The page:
The solo part comprises all of the 11 four-line strophes of van Moerkerken’s poem that Diepenbrock had selected. Where the poet mentions
Een schuttersstoet die in ’t namiddagglansen
Naar buiten trad,
Met trom en vaandel, met musket en lansen
Optrekkend door Uw Amstelstad
(A parade of gunmen that in the glow of the late afternoon
With a drum and a banner, with a musket and lances
Advancing through your city on the Amstel)
in strophe 5, the composer uses word painting: we hear trumpet calls and rhythmic figures in the percussion. Diepenbrock quotes the Dutch national anthem Wilhelmus van Nassouwe – the opening line is used as an instrumental counterpoint to the melody in the voice and its continuation “Een Prinse van Oranje ben ik, vrij onverveerd” (Prince of Orange am I, free and fearless) for the conclusion of this section of text. In contrast to this, the setting of the following strophe evoking in words the image of the painting De staalmeesters (The Syndicts) is sedate.
The way Diepenbrock has the female choir enter in six-part division at the beginning of the tenth strophe of the Hymne aan Rembrandt, has resulted in two pages that are among the most unique and finest in his oeuvre. Beginning with the third altos, the choral parts start the “O Rembrandt” motive at one-measure intervals, each time a step higher in successive thirds (f#–a–c–e–g–bb, the last note sung by the soloist). The accompanying quaver movement in the orchestra adds additional notes to the resulting chords, such as the hard-diminished minor ninth chord g-b-db-f-ab.
When the solo soprano has finished the complete text, the female choir, now divided into 4 parts, sings the strophes 10 and 11. In the harmony there is a noteworthy chord progression of G-flat–D–A-flat that every time accompanies the words “schoonheid” (beauty) and “godlijk licht” (glorious light). The composition ends with a fanfare of ascending broken triads, similar to the conclusion of the orchestral introduction.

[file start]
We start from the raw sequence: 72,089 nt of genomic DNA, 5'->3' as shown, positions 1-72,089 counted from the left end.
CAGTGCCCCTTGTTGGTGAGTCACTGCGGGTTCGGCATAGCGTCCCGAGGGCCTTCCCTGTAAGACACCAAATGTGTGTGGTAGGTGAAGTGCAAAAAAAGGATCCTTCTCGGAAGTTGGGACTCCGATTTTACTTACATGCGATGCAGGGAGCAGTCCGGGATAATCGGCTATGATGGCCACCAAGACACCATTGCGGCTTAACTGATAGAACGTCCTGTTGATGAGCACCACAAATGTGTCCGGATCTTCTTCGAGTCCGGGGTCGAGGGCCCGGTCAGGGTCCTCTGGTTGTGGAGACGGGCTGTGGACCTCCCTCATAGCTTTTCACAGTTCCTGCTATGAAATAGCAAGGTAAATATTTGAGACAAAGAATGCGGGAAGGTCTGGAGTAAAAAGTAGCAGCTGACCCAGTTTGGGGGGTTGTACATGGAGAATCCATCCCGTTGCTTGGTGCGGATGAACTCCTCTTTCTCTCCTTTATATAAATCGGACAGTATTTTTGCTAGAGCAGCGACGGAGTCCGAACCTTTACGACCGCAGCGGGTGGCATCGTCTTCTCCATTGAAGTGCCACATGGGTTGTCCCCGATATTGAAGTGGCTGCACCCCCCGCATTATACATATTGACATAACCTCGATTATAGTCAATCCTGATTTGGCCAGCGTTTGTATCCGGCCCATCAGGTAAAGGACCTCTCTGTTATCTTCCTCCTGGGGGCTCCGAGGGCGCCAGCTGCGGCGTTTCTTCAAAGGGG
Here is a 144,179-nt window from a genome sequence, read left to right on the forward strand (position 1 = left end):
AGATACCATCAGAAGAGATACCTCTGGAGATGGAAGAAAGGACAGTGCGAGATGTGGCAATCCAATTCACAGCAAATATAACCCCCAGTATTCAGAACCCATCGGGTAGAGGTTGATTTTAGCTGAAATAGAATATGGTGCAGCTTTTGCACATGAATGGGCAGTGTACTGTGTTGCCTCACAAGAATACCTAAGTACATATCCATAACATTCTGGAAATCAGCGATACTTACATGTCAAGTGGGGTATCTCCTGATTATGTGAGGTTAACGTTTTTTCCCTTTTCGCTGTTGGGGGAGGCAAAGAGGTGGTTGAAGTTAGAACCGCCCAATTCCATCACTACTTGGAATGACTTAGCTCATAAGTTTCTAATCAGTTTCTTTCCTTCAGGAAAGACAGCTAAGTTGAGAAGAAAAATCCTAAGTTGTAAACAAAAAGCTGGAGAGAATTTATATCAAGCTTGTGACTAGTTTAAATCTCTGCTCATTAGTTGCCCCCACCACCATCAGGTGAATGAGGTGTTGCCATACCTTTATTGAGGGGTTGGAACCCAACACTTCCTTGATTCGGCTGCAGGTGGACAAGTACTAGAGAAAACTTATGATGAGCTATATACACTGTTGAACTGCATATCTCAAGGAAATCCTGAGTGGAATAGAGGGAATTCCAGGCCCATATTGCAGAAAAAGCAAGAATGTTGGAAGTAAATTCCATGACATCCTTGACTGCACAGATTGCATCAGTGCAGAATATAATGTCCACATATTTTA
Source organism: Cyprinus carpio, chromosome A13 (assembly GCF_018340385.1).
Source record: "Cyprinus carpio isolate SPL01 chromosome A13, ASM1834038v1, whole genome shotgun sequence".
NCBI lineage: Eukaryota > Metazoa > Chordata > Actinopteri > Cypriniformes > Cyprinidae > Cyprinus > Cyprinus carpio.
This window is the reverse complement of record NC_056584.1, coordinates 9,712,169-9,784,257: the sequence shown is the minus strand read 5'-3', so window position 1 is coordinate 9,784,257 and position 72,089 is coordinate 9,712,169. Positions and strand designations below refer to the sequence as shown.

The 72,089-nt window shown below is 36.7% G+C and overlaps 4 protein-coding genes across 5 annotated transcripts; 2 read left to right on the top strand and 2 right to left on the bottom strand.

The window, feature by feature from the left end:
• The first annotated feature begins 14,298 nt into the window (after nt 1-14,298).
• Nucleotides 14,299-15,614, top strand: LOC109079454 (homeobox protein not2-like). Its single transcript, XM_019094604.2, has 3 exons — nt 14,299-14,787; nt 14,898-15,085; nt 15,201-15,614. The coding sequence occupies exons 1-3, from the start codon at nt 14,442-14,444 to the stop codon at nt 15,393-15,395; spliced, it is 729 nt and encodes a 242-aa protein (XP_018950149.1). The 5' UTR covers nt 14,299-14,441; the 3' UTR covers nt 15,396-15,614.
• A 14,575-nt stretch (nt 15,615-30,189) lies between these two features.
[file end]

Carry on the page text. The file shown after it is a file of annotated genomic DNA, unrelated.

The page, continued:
The Hymne aan Rembrandt was the finale of the festive programme in the Stadsschouwburg (City Theatre) on 16 July 1906, in cooperation with the Concertgebouworkest. After the orchestral overture Saskia by Bernard Zweers, conducted by Mengelberg, the third act of Vondel’s Joseph in Dothan was performed with scenery and costumes designed by the painter and etcher Marius Bauer. Then there was the music Willem Mengelberg had composed inspired by twenty of Rembrandt’s etches, which were projected during the performance. Johan Wagenaar conducted his symphonic poem Saul en David (Saul and David). Willem Royaards and Rika Hopper recited the Ode aan Rembrandt (Ode to Rembrandt) by Jac. van Looy and sections from the tragedy Medea by Jan Six were performed with scenery that was also designed by Bauer.
For the presentation of Diepenbrock’s composition the organisation also followed a theatrical concept. Only Aaltje Noordewier-Reddingius was visible on the stage, dressed in a long, white gown in a beam of soft blue rays of light, against a backdrop of purple and scarlet red with a cornflower blue banner. The female choir (members of the Toonkunst Choir and Klein Koor a Cappella) sang from the wings. At their entry the backcloth opened and Rembrandt’s studio appeared with his design for the Night Watch. An angel with a branch of a palm tree stood by the empty chair of the master.
The acoustics in the theatre were so unfavourable that the editor of the magazine Weekblad voor muziek, Hugo Nolthenius, announced that he would refrain from reviewing the three new compositions. Diepenbrock also considered the performance invalidated. On 26 March 1908 the piece was performed a second time, now in the Concertgebouw, conducted by Diepenbrock himself. The soloist was Johanna van Linden van den Heuvell, who also performed abroad under the artist name Tilia Hill. The composer was so impressed with the singer’s execution that he gave her the copy of the piano score from which she had sung.